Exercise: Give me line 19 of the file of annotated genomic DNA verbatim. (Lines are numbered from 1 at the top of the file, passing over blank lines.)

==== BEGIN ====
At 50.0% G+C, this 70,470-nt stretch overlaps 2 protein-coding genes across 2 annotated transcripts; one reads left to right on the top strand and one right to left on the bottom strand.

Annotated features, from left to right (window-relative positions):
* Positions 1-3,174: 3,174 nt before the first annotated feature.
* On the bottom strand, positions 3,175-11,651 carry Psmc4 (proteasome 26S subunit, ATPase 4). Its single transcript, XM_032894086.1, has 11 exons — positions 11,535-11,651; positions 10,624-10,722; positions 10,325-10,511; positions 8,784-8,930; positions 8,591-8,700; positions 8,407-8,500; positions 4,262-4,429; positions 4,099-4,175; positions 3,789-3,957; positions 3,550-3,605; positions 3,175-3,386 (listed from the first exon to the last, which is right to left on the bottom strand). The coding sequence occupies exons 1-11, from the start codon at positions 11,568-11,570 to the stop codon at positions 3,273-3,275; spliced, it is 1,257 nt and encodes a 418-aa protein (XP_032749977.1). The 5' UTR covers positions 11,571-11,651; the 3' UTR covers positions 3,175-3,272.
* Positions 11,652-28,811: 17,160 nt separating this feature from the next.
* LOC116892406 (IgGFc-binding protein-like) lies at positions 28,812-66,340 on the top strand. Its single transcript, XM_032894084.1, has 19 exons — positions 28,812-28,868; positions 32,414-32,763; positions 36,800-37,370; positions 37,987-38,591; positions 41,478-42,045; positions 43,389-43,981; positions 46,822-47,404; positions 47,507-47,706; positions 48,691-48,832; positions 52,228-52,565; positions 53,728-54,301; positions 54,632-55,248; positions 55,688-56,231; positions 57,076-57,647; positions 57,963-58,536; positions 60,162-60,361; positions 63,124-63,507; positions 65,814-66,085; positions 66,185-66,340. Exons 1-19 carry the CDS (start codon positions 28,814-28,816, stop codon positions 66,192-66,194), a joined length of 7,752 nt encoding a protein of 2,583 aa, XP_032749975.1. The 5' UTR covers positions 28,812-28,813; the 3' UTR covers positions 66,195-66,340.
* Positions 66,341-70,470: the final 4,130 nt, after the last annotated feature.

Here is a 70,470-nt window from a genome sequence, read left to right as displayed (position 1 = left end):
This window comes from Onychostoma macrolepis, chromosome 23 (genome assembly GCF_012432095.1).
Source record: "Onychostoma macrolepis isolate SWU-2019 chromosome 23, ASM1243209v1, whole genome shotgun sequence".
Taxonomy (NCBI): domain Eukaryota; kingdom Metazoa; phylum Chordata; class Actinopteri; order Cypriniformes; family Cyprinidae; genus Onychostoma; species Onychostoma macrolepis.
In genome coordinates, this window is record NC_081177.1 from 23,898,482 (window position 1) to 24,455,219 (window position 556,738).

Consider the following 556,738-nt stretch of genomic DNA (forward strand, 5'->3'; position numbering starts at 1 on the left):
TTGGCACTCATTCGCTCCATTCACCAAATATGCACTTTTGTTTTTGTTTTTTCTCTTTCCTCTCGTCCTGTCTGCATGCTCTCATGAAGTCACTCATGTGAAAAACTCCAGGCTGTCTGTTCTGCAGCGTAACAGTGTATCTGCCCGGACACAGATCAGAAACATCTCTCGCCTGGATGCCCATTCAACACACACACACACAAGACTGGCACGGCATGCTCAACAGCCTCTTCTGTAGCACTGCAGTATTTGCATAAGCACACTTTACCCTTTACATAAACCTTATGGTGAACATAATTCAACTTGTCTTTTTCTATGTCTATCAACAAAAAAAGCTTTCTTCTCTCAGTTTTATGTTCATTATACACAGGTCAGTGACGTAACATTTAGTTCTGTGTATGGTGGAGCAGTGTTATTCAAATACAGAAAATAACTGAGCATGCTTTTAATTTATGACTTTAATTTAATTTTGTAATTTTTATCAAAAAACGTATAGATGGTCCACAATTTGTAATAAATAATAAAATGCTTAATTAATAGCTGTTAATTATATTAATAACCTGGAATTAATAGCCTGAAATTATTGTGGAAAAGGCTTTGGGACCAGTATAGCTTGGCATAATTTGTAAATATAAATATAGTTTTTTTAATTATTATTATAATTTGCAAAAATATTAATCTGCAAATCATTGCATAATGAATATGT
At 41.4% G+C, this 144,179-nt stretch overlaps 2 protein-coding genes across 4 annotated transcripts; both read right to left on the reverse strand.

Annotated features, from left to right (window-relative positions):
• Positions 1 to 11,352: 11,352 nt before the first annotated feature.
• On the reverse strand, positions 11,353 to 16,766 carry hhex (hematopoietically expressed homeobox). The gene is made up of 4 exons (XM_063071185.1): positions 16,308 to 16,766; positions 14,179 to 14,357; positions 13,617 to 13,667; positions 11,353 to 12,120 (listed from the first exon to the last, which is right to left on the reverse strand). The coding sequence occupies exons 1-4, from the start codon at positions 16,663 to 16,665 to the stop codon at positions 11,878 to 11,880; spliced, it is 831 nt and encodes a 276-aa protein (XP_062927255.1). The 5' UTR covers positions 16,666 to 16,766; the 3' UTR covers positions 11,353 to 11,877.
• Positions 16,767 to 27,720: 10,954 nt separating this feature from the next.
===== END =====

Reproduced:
• Positions 16,767 to 27,720: 10,954 nt separating this feature from the next.